The vibrant intellectual culture of Milan provided some reprieve from her hopeless husband and his conniving uncle. She would often host literary and musical evenings, filled with performances from accomplished musicians, lively literary debates and readings of poetry and prose. Among the frequent attendees were Matteo Bandello, Bellincione, Niccolo da Correggio and Leonardo da Vinci. Da Vinci would remain friendly with Isabella throughout her time in Mantua; while working on his famous Last Supper, he would show her his sketches and invite her to watch him at work on the painting. Isabella also found comfort in her three children, Francesco, Bona and Ippolita, whom she loved dearly.
In 1491 Ludovico married Isabella’s cousin and childhood companion, Beatrice d’Este. The two women readily resumed their friendship, but a competitive element soon crept in. Both lovers of riding, they would often race one another at furious speeds, alarming their ladies-in-waiting. On one occasion, Violante urged Isabella be careful not to overexert herself:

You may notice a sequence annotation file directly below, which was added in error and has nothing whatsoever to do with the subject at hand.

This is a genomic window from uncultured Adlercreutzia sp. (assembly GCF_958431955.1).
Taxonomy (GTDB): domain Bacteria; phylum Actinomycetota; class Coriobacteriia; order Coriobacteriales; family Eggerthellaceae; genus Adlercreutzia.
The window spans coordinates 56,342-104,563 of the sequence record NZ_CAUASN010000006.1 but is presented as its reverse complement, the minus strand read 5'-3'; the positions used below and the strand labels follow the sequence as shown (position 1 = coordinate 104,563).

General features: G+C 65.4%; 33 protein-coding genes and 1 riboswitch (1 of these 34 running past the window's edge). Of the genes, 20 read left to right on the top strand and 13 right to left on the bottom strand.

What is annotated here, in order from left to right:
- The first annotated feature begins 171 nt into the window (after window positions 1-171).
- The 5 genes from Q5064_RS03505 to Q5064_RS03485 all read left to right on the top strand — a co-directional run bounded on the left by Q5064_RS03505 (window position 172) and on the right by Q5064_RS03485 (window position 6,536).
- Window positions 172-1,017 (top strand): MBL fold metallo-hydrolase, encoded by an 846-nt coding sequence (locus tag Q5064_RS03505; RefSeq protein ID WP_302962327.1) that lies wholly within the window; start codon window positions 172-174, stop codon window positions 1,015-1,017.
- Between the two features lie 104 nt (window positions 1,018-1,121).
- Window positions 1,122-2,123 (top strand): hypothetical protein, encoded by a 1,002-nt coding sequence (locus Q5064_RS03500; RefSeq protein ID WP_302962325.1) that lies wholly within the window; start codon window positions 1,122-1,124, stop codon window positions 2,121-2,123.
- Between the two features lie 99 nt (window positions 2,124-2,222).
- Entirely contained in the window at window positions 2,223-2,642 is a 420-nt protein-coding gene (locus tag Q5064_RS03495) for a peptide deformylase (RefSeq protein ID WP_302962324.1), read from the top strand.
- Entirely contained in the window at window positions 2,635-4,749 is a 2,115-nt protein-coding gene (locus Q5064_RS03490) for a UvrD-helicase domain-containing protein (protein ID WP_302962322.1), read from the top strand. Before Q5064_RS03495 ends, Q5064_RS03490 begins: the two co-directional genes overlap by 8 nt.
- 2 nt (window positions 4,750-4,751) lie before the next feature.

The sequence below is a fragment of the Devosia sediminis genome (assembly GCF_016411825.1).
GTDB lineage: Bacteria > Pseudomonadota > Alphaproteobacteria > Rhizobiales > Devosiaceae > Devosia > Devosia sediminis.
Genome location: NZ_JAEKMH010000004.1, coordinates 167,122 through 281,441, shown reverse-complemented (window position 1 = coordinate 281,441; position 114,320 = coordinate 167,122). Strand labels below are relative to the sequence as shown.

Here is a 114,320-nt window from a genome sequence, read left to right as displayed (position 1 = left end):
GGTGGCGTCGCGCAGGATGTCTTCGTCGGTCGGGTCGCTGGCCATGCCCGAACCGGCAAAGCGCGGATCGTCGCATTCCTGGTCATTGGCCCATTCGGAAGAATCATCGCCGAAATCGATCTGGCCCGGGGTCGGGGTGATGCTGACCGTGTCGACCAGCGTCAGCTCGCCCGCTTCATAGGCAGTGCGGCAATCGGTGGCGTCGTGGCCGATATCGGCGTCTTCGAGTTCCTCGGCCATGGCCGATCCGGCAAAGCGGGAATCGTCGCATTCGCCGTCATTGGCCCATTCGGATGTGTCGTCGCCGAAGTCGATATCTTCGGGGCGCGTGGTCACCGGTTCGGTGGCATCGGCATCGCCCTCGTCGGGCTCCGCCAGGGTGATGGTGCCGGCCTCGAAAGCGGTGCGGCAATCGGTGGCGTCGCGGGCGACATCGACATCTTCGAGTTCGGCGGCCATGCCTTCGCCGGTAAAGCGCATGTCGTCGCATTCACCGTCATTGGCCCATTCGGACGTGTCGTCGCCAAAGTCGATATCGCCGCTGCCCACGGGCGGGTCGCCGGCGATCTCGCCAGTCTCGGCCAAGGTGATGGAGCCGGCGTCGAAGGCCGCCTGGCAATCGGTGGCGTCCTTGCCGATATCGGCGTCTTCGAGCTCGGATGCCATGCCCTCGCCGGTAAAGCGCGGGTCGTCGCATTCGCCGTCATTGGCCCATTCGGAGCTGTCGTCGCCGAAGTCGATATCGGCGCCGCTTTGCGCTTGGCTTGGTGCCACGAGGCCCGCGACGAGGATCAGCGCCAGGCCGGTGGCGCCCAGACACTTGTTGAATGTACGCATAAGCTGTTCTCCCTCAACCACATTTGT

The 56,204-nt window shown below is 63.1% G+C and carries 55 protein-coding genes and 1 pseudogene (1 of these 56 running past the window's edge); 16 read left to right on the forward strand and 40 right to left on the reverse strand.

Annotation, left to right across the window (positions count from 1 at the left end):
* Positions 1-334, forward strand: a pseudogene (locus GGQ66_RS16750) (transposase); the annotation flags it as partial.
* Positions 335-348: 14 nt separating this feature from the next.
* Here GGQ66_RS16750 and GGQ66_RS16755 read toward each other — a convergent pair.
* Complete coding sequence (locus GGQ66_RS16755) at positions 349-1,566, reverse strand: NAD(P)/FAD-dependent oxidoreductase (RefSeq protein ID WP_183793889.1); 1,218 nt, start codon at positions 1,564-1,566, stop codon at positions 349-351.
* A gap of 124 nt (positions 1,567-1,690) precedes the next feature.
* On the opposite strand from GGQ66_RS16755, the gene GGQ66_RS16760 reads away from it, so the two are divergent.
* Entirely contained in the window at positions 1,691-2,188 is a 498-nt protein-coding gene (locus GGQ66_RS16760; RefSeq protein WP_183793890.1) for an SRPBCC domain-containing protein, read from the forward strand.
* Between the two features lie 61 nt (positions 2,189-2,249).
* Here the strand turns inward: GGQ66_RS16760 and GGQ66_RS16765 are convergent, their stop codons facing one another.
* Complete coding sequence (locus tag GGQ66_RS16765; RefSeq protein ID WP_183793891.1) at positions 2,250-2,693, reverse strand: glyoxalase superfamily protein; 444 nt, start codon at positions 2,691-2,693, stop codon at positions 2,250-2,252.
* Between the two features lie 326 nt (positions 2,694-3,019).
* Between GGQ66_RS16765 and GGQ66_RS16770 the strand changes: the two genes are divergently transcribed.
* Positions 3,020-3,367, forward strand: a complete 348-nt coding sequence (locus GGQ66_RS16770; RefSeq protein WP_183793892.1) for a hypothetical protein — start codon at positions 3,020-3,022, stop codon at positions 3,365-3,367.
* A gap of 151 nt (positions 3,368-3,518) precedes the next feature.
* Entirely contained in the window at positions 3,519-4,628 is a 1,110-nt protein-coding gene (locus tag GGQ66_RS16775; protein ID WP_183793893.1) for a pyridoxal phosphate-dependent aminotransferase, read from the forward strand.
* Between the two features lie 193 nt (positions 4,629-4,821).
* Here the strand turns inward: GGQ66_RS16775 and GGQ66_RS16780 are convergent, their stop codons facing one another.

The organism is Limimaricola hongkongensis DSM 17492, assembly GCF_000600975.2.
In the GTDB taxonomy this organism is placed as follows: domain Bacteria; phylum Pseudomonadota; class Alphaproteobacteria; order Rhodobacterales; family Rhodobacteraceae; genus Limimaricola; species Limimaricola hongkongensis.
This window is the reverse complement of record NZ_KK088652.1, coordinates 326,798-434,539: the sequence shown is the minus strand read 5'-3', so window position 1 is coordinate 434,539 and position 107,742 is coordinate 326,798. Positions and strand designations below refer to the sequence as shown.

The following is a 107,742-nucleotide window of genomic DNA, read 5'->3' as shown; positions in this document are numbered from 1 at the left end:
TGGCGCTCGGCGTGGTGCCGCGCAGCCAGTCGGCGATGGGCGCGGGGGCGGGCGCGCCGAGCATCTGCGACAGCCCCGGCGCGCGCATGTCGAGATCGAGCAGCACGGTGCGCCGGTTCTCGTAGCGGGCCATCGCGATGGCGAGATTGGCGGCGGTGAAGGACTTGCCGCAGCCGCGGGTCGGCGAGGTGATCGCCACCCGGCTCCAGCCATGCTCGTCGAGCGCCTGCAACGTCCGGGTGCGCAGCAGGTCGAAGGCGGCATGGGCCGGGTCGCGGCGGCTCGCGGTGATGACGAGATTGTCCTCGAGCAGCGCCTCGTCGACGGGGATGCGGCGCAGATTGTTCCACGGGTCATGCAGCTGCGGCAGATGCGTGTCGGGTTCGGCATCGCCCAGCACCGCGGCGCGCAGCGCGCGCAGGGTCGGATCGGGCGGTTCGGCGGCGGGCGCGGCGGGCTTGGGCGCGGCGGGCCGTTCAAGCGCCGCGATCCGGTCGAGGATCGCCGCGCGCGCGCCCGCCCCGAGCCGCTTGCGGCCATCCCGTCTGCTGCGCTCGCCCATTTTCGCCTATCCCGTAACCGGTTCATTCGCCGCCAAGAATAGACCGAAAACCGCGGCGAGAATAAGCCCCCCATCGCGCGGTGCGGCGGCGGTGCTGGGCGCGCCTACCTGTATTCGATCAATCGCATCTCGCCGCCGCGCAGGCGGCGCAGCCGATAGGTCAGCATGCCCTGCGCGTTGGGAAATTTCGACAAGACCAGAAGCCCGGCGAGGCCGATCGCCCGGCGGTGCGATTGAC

“The sweet lady silenced me with a kiss, and replied with wistful earnestness: ‘What else can I do, Violante? As I am placed, I must either swim with the tide or sink to the depths of despair. Can you not see that in this desperate rivalry with Beatrice, I must either prove myself her equal, or else entirely give up my position, and calmly consent to take the second place? So far it is a personal contest between myself and my cousin, and if I succeed in holding my own, I shall be able to help my husband in that yet more serious struggle which must come between him and his uncle.”